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Digital Audio Broadcasting: Principles and Applications of DAB, DAB + and DMB, 3rd Edition

Digital Audio Broadcasting: Principles and Applications of DAB, DAB + and DMB, 3rd Edition

Wolfgang Hoeg (Editor), Thomas Lauterbach (Editor)

ISBN: 978-0-470-74620-2

May 2009

452 pages

Description

Digital Audio Broadcasting revised with the latest standards and updates of all new developments

The new digital broadcast system family is very different from existing conventional broadcast systems. It is standardised in a large number of documents (from ITU-R, ISO/IEC, ETSI, EBU, and others) which are often difficult to read. This book offers a comprehensive and fully updated overview of Digital Audio Broadcasting (DAB, DAB+) and Digital Multimedia Broadcasting (DMB), and related services and applications. Furthermore, the authors continue to build upon the topics of the previous editions, including audio coding, data services, receiver techniques, frequencies, and many others. There are several new sections in the book, which would be otherwise difficult to locate from various sources.

Key Features:

  • The contents have been significantly updated from the second edition, including up-to-date coverage of the latest standards
  • Contains a new chapter on Digital Multimedia Broadcasting
  • “Must-have” handbook for engineers, developers and other professionals in the field

This book will be of interest to planning and system engineers, developers for professional and domestic equipment manufacturers, service providers, postgraduate students and lecturers in communications technology. Broadcasting engineers in related fields will also find this book insightful.

List of contributors.

Prefaces.

Foreword.

Abbreviations.

1 Introduction.

1.1 General.

1.2 Radio in the Digital Age.

1.3 Benefits of the Eureka 147 DAB Systems Family.

1.4 History of the Origins of DAB.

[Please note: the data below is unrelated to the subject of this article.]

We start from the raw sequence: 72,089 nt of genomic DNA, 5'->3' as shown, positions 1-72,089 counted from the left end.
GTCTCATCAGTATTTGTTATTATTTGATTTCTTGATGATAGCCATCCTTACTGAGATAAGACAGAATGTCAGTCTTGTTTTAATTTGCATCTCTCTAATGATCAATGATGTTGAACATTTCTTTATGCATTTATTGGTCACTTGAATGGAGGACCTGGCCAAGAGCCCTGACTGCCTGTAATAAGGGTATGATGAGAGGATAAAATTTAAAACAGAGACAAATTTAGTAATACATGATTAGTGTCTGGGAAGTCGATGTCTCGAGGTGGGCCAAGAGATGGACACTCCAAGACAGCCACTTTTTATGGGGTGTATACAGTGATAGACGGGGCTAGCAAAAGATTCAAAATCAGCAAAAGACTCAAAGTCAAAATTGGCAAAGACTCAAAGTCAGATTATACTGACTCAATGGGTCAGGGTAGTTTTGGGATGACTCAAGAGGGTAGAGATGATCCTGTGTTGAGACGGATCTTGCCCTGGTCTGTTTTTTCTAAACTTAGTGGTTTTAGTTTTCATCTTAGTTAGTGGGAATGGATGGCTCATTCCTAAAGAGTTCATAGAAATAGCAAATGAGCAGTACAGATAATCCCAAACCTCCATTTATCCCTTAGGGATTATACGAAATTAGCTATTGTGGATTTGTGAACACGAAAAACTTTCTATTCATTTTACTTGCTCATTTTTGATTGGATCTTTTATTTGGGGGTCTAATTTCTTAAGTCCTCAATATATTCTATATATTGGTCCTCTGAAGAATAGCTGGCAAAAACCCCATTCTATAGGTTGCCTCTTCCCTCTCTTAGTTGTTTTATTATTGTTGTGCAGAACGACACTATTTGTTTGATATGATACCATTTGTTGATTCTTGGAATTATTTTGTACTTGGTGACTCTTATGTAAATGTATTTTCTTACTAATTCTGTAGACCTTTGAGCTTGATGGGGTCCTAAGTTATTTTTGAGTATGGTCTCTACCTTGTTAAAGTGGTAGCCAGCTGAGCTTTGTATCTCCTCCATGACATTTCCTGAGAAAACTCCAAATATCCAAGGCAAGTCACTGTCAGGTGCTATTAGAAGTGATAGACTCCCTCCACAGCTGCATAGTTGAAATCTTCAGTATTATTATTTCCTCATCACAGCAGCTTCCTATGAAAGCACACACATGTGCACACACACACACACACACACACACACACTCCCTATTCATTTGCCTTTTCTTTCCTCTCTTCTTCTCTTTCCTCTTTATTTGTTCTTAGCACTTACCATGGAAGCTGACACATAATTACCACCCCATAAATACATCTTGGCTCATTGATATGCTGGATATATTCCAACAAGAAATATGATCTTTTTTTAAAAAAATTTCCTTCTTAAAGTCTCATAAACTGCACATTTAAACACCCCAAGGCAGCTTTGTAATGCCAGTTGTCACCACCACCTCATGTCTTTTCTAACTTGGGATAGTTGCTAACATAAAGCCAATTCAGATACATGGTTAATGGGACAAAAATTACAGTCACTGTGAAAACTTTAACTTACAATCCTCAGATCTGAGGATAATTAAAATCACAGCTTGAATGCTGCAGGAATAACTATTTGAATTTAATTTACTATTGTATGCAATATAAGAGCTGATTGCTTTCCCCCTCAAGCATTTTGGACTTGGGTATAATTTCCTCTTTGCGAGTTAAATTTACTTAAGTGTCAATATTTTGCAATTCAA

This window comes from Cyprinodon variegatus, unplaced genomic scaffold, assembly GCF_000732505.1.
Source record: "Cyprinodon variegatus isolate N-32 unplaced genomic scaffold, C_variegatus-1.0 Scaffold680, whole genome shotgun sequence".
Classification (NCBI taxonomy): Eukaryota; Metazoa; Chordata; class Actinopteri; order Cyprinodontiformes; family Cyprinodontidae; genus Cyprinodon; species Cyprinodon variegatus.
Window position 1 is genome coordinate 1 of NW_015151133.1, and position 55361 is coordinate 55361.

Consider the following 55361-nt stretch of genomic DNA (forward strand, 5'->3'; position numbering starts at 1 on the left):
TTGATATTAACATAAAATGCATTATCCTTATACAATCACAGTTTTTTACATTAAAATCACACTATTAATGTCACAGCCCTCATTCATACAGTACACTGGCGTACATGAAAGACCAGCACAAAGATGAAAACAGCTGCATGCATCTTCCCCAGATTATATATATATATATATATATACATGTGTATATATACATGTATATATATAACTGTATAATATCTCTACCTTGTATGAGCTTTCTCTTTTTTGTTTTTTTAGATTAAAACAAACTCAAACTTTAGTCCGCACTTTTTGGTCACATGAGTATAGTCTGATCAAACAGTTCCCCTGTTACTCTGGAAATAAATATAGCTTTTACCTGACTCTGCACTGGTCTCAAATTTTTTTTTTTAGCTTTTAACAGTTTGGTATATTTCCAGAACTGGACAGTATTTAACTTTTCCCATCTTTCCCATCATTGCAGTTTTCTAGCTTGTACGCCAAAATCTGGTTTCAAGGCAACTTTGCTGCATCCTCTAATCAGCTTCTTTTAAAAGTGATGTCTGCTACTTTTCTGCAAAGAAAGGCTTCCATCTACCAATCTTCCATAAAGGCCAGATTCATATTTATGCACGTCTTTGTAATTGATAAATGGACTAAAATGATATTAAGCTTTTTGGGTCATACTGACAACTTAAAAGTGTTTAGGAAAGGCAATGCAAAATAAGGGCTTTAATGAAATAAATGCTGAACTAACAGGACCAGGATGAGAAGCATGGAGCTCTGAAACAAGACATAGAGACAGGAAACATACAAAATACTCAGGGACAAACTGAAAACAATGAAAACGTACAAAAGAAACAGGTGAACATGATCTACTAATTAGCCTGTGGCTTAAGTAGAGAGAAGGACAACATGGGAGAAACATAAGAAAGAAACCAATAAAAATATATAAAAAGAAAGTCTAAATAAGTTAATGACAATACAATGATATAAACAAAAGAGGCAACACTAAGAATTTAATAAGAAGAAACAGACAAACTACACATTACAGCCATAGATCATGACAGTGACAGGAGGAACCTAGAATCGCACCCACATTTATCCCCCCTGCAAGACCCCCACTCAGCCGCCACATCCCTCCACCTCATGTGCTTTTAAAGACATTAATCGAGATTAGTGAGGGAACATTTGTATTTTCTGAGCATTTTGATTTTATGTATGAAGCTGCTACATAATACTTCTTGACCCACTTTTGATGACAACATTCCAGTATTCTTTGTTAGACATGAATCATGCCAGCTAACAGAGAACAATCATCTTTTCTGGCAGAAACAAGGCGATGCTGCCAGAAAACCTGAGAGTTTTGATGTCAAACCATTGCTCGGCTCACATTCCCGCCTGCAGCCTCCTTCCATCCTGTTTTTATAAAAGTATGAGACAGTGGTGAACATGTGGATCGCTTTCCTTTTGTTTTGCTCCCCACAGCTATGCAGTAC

1.5 International Standardisation.

1.6 Relations to Other Digital Broadcasting Systems.

2 System Concept.

2.1 The Physical Channel.

2.2 The DAB Transmission System.

2.3 The DAB Multiplex.

2.4 Conditional Access.

2.5 Service Information.

3 Audio Services and Applications.

3.1 General.

3.2 Audio Coding and Decoding.

3.3 Characteristics of DAB Audio Coding.

3.4 DAB+ Coding Schemes.

3.5 Programme-associated Data.

3.6 Multichannel Audio with DAB.

3.7 Other Advanced Audio Application.

3.8 Quality of Service.

3.9 Audio Levels.

4 Data Services and Applications.

4.1 General.

4.2 Data Application Signalling and Access.

4.3 The Multimedia Object Transfer Protocol.

4.4 Standardised MOT User Applications.

4.5 Text Based Services.

4.6 Traffic Information Services and Navigation Aids.

4.7 Other Data Transmission Mechanisms.

5 Provision of Services.

5.1 The DAB Service Landscape.

5.2 Use of Existing Infrastructures.

5.3 Need for New Infrastructure.

5.4 Relationship between DAB Data Services and RDS.

5.5 Electronic Programme Guide (EPG) for DAB.

5.6 Possible New Audio Services.

6 Collection and Distribution Networks.

6.1 General.

6.2 The Collection Network.

6.3 The Distribution Network.

6.4 Example of Implementation.

7 The Broadcast Side.

7.1 General.

7.2 Introduction to DAB Networks.

7.3 Particularities of Single Frequency Networks (SFNs).

7.4 DAB Transmitters.

7.5 Radio Frequency Propagation Aspects.

7.6 Coverage Planning.

7.7 Coverage Evaluation and Monitoring of SFNs.

7.8 Frequency Management.

8 The Receiving Side.

8.1 General.

8.2 RF Front-end.

8.3 Digital Baseband Processing.

8.4 Audio Decoder.

8.5 Interfaces.

8.6 Integrated Circuits for DAB.

8.7 Receiver Overview.

8.8 Receiver Features.

9 Mobile Television and Multimedia.

9.1 Overview.

9.2 DAB - DMB.

9.3 DAB- IPDC.

9.4 Application Standardisation.

9.5 Conclusions.

Appendix 1 DAB Parameters for Modes I, II, III and IV.

Appendix 2 Frequencies for Terrestrial and Satellite DAB Transmission.

Appendix 3 DAB System Protocol Stack.

Bibliography.

Index.